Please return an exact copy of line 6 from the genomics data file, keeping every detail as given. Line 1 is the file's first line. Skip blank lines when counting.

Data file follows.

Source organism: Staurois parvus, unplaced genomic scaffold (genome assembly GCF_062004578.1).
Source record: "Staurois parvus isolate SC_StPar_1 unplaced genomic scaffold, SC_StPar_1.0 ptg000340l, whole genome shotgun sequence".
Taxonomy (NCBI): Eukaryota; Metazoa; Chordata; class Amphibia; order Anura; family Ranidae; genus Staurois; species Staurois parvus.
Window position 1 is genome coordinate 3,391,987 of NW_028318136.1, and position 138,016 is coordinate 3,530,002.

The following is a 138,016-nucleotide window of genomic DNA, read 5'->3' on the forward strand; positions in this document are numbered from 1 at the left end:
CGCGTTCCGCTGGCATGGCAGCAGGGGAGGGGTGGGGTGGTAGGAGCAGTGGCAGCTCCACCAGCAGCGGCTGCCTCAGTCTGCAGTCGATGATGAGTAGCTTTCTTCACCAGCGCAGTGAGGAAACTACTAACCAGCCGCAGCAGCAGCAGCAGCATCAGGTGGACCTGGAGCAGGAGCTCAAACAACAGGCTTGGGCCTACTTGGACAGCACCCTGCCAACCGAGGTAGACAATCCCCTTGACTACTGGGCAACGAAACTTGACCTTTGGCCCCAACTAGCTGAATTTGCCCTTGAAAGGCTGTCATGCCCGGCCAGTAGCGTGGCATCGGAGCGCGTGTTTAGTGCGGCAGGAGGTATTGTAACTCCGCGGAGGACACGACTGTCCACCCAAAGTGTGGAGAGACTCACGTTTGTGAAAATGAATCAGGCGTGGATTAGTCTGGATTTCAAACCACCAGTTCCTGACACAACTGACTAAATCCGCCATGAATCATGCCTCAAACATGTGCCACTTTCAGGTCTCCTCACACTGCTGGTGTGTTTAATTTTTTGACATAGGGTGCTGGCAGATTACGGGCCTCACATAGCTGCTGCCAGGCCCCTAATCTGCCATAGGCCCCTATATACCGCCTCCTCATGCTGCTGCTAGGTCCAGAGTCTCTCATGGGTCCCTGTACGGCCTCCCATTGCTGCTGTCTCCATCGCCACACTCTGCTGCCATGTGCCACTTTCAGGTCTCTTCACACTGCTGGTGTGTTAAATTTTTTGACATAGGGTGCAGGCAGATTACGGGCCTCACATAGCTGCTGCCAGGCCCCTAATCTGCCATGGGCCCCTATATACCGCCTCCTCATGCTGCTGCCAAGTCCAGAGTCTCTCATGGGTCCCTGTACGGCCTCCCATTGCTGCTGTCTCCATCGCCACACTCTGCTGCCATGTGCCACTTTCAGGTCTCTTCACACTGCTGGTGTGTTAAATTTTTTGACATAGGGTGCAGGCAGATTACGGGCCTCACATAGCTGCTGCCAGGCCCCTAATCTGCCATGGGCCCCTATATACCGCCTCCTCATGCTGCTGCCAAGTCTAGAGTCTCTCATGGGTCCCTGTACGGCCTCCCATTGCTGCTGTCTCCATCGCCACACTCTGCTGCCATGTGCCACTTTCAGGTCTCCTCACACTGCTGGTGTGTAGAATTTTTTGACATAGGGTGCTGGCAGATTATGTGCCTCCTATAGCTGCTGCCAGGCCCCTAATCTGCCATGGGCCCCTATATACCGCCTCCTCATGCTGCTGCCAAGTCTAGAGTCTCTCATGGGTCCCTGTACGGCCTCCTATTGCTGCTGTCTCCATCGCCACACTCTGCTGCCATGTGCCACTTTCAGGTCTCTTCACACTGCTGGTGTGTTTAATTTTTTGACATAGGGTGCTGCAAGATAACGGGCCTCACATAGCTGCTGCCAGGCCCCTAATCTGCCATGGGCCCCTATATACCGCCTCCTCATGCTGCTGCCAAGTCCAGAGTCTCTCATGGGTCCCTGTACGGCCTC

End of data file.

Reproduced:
CGCGTTCCGCTGGCATGGCAGCAGGGGAGGGGTGGGGTGGTAGGAGCAGTGGCAGCTCCACCAGCAGCGGCTGCCTCAGTCTGCAGTCGATGATGAGTAGCTTTCTTCACCAGCGCAGTGAGGAAACTACTAACCAGCCGCAGCAGCAGCAGCAGCATCAGGTGGACCTGGAGCAGGAGCTCAAACAACAGGCTTGGGCCTACTTGGACAGCACCCTGCCAACCGAGGTAGACAATCCCCTTGACTACTGGGCAACGAAACTTGACCTTTGGCCCCAACTAGCTGAATTTGCCCTTGAAAGGCTGTCATGCCCGGCCAGTAGCGTGGCATCGGAGCGCGTGTTTAGTGCGGCAGGAGGTATTGTAACTCCGCGGAGGACACGACTGTCCACCCAAAGTGTGGAGAGACTCACGTTTGTGAAAATGAATCAGGCGTGGATTAGTCTGGATTTCAAACCACCAGTTCCTGACACAACTGACTAAATCCGCCATGAATCATGCCTCAAACATGTGCCACTTTCAGGTCTCCTCACACTGCTGGTGTGTTTAATTTTTTGACATAGGGTGCTGGCAGATTACGGGCCTCACATAGCTGCTGCCAGGCCCCTAATCTGCCATAGGCCCCTATATACCGCCTCCTCATGCTGCTGCTAGGTCCAGAGTCTCTCATGGGTCCCTGTACGGCCTCCCATTGCTGCTGTCTCCATCGCCACACTCTGCTGCCATGTGCCACTTTCAGGTCTCTTCACACTGCTGGTGTGTTAAATTTTTTGACATAGGGTGCAGGCAGATTACGGGCCTCACATAGCTGCTGCCAGGCCCCTAATCTGCCATGGGCCCCTATATACCGCCTCCTCATGCTGCTGCCAAGTCCAGAGTCTCTCATGGGTCCCTGTACGGCCTCCCATTGCTGCTGTCTCCATCGCCACACTCTGCTGCCATGTGCCACTTTCAGGTCTCTTCACACTGCTGGTGTGTTAAATTTTTTGACATAGGGTGCAGGCAGATTACGGGCCTCACATAGCTGCTGCCAGGCCCCTAATCTGCCATGGGCCCCTATATACCGCCTCCTCATGCTGCTGCCAAGTCTAGAGTCTCTCATGGGTCCCTGTACGGCCTCCCATTGCTGCTGTCTCCATCGCCACACTCTGCTGCCATGTGCCACTTTCAGGTCTCCTCACACTGCTGGTGTGTAGAATTTTTTGACATAGGGTGCTGGCAGATTATGTGCCTCCTATAGCTGCTGCCAGGCCCCTAATCTGCCATGGGCCCCTATATACCGCCTCCTCATGCTGCTGCCAAGTCTAGAGTCTCTCATGGGTCCCTGTACGGCCTCCTATTGCTGCTGTCTCCATCGCCACACTCTGCTGCCATGTGCCACTTTCAGGTCTCTTCACACTGCTGGTGTGTTTAATTTTTTGACATAGGGTGCTGCAAGATAACGGGCCTCACATAGCTGCTGCCAGGCCCCTAATCTGCCATGGGCCCCTATATACCGCCTCCTCATGCTGCTGCCAAGTCCAGAGTCTCTCATGGGTCCCTGTACGGCCTC